Today, we recommend switching it up. Whitewater rafting on the Colorado River, which flows between Moab, UT and Arches National Park through deep red rock canyons, is a thrilling and unique experience. Numerous rafting outfitters in town offer half-day, full-day, and multi-day rafting trips on the river.
If hopping on the water doesn’t sound exciting, and you’ve seen all of Arches that you’d like to experience, then head for Dead Horse State Park which is on the way to Canyonlands National Park. Dead Horse State Park even has yurts if you are looking to skip tent set-up for the evening.
Where to Eat Near Arches
Moab has the best food options in comparison to the other parks and towns. Plus, Moab also has a large full-service grocery store, City Market, and an exceptional smaller co-op grocery store, Moonflower Community Cooperative.
- Breakfast: Moab Garage (American) or Love Muffin Cafe
- Lunch: Milt’s Stop (American) & Eat Quesadilla Mobilla (Mexican food truck) or 98 Center (Asian)
- Dinner: El Charro Loco (Mexican), Antica Forma (Italian), or Desert Bistro ($$$)
The town of Moab, UT is a great road trip stop to explore. Don’t miss stopping in for a walk, lunch, or grab a drink. Learn how to do Moab like a local with our Moab tips.
Where to Stay in Arches
Check out our entire guide for lodging options in and around Arches National Park and Moab, UT.
Canyonlands National Park (1 Day)
- Arches to Island in the Sky Area of Canyonlands: 35 minutes (28.5 miles)
The last on the list of our Utah National Park road trip itinerary is Canyonlands National Park. Canyonlands National Park was made famous by the movie 127 Hours, in which Aron Ralston becomes injured and survives in the backcountry for five days. Canyonlands is an extreme park, especially the remote area of the park Ralston was exploring, known as The Maze.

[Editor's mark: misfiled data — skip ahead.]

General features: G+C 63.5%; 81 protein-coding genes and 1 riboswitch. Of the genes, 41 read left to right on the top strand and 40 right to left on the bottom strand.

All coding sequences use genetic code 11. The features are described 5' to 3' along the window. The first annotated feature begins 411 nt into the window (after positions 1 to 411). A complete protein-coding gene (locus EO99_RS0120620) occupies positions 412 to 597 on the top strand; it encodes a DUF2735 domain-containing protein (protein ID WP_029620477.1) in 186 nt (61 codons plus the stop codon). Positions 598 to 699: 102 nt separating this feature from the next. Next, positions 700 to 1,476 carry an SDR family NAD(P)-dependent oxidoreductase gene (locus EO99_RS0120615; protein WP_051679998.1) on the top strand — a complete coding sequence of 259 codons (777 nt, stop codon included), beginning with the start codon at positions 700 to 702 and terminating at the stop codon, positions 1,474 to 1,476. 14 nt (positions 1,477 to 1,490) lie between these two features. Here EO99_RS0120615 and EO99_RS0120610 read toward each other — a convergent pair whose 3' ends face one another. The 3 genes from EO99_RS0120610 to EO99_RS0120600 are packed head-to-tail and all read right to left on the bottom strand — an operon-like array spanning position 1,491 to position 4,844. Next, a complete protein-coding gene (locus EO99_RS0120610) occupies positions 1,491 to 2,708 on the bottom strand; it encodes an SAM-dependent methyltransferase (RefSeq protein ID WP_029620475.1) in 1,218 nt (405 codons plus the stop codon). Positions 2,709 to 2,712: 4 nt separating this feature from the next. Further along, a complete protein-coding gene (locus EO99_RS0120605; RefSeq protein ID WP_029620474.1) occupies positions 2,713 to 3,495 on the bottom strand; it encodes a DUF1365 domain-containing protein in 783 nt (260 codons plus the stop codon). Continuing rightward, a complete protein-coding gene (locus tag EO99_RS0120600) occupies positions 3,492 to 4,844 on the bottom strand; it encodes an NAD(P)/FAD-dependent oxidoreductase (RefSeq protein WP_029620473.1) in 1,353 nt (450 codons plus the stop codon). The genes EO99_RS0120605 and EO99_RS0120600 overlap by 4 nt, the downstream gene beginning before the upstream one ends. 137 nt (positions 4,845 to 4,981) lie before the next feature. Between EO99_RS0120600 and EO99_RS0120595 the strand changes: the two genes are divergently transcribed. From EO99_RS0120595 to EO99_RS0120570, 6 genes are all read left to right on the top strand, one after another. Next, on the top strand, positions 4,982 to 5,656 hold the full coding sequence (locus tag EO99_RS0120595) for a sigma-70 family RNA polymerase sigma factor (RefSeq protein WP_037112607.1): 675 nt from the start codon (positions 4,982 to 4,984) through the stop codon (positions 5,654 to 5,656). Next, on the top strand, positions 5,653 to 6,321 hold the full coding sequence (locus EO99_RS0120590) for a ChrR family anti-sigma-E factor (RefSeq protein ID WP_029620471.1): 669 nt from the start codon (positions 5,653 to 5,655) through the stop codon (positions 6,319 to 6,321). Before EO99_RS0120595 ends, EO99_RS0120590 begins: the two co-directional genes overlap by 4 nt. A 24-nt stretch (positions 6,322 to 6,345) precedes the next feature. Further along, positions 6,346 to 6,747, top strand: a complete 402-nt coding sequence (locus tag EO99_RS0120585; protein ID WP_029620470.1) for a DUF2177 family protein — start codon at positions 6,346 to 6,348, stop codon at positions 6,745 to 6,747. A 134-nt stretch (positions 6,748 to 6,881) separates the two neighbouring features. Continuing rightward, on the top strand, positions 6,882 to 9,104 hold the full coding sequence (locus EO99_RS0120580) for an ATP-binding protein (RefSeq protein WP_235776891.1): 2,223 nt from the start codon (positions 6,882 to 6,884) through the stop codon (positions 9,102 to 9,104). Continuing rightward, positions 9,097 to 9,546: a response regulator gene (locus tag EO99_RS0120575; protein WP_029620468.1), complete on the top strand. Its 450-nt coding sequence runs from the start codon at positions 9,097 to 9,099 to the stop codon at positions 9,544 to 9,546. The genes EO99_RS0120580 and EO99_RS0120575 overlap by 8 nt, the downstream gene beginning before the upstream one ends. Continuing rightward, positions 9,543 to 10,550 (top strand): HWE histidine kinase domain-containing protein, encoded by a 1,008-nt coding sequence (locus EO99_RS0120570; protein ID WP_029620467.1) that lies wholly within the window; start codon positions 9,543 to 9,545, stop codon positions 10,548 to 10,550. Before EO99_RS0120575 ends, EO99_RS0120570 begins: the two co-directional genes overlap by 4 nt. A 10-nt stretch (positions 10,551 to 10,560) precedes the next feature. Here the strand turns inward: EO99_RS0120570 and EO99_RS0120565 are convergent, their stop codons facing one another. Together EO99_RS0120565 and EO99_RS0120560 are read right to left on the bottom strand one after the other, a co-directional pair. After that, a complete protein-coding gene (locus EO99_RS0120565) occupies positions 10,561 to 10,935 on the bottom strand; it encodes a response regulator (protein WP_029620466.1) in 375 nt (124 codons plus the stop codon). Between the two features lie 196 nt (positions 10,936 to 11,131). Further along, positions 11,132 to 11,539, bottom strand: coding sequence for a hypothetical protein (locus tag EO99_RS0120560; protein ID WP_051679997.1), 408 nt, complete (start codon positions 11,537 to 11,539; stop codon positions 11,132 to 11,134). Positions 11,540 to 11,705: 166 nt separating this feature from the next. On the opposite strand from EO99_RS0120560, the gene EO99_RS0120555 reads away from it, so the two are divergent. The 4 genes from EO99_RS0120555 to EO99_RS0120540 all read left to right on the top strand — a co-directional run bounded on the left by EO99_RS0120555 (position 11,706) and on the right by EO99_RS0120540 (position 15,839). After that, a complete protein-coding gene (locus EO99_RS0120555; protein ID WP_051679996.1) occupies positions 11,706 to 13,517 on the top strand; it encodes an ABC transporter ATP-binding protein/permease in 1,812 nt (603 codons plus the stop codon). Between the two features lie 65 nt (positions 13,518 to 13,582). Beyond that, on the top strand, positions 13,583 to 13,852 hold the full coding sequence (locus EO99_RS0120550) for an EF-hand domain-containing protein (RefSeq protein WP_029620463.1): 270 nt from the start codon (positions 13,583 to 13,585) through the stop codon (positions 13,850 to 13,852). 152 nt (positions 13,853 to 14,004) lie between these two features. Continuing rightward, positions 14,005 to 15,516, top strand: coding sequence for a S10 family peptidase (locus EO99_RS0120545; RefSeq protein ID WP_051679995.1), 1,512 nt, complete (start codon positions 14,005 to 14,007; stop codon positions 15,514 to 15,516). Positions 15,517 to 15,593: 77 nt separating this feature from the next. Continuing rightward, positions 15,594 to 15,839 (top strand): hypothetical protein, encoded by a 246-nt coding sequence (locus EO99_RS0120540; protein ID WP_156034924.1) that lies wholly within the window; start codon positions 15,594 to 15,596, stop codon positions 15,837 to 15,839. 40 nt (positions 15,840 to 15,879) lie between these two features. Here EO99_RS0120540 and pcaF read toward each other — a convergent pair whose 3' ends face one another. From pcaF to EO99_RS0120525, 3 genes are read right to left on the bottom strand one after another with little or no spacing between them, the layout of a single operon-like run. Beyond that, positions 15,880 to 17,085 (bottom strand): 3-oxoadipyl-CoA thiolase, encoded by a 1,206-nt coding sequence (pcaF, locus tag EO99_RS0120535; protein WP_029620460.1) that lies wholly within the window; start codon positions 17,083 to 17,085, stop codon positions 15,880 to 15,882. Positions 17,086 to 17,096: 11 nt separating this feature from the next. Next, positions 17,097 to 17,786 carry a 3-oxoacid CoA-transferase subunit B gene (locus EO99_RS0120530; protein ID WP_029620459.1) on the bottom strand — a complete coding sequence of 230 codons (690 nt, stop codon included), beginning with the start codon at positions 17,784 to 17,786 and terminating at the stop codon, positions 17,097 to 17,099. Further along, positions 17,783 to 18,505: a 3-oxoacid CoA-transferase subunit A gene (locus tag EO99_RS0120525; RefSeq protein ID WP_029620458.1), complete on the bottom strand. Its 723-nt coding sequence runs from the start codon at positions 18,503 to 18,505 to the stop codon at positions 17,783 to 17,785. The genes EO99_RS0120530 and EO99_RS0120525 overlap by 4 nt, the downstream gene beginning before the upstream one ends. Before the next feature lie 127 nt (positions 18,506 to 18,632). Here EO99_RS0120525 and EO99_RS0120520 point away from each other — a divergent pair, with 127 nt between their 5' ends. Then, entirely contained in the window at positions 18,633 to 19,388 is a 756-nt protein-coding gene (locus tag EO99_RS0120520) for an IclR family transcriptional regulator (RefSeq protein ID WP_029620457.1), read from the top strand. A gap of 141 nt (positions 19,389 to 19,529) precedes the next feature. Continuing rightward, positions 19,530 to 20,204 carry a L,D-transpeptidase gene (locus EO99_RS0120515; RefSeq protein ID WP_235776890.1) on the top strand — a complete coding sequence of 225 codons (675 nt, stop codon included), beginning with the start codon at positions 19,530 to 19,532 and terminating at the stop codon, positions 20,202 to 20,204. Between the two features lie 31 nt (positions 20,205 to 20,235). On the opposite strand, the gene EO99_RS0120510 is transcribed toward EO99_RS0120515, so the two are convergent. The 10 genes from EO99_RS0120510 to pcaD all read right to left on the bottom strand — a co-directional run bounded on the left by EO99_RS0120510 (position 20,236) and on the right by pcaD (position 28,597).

There are four main sections of Canyonlands National Park:
- The Island in the Sky area is excellent for those looking to day hike. To visit the Island in the Sky area, drive 10 miles north of Moab on US 191 then take UT 313 southwest for 22 miles. Driving time is roughly 40 minutes from Moab. This is where we recommend you visit if you are short on time.
- The Maze area is primarily a backpacking area for experienced hikers due to its remoteness. If you’re considering heading to the Maze area, we recommend reviewing information & trails on the parks hiking website.
- The third section of the park, known as The Needles area, offers great overnight beginner backpacking options as well as a few small day hikes. To access the Needles area, you’ll need to drive 40 miles south from Moab, UT on US 191 and then take UT 211 roughly 35 miles west.
- The Colorado and Green Rivers, as well as numerous tributaries, are considered a separate 4th area of the park. Beginner and relaxed casual float trips through the canyon are available on either river. Downstream of The Confluence, where the Colorado and Green Rivers meet, there is whitewater for adventure seekers. The National Parks Service has an extensive list of available outfitters.